Hiring team members requires filtering for different hard and soft skills, so that new employees can slip into established patterns of company behavior. In this case, many companies depend on asking their employees to double as HR recruiters by leaning on referrals.
Researchers have long known that referrals surface better job candidates. Referred candidates are more likely to get call backs, more likely to be hired, and more likely to stay at the company. Furthermore, they had a pretty good theory about why referrals work. Most hiring is a blind date, and referrals are an introduction. They give both sides a little bit more certainty and information about fit. But academics couldn’t figure out why referred candidates were actually better. A May 2013 paper suggests an simple answer: Company referrals don’t work because they yield smarter workers. They work because they yield better fits.
The study found that referrals produce “substantially higher profits per worker” who are “less likely to quit,” “more innovative,” and “have fewer accidents—all this, even after controlling for factors like college, SAT scores, and IQ. Team-based companies require openness, compatibility, and a willingness to cooperate. Referral programs work because great employees pass along workers who similarly match the company culture.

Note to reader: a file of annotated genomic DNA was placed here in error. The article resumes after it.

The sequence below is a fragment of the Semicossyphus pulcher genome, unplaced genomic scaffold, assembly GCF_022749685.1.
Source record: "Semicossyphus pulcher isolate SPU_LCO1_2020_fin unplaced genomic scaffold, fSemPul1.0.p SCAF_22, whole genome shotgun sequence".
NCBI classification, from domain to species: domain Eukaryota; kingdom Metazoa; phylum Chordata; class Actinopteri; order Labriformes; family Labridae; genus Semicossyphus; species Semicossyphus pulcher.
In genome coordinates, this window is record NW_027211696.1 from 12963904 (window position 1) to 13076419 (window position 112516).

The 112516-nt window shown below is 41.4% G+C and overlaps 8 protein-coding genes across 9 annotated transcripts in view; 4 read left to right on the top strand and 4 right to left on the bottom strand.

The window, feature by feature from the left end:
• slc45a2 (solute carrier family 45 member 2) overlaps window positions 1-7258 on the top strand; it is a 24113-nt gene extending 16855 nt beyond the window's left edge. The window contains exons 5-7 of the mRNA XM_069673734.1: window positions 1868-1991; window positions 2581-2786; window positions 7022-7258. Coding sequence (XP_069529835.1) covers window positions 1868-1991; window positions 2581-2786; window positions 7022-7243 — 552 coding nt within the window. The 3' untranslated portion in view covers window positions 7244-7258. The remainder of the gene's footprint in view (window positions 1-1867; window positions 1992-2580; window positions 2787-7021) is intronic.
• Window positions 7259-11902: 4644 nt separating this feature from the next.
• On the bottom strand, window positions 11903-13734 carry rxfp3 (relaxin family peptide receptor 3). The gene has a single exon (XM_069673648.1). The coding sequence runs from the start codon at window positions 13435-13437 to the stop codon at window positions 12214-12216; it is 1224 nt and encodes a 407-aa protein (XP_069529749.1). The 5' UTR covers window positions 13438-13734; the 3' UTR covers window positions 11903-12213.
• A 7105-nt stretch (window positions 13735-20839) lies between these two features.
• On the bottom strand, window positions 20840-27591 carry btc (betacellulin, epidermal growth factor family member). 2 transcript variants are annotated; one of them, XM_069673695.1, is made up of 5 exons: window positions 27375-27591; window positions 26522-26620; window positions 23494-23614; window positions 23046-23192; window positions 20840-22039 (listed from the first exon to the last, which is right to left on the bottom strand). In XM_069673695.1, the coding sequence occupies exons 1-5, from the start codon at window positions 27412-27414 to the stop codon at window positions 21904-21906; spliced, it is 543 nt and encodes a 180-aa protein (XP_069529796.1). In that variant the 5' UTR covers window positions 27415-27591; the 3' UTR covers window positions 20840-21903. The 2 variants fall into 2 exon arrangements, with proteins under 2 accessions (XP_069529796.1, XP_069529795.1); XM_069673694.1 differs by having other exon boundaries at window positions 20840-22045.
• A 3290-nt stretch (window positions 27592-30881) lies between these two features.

Although they account for only six percent of total applications, referrals now result in more than a quarter of all hires at large companies, according to a recent paper from the Federal Reserve Bank of New York and MIT. But while referrals are extremely useful, they can create their own problems. Many industries—tech and media, for starters—are infamous for disproportionately hiring white, upper-middle class young men who went to elite colleges. Relying exclusively on referrals could deepen workplace homogeneity.
What’s more, referrals help winnow the applicant pool, but that’s not nearly enough. As the New York Fed study showed, the majority of jobs are still filled without referrals and the majority of referred candidates are still rejected. More important than a strong referral program is a strong interview process. How does a hiring manager distinguish between a merely acceptable candidate and the great one, without devoting thousands of hours learning the secret talents, hobbies, and motivations of every single applicant?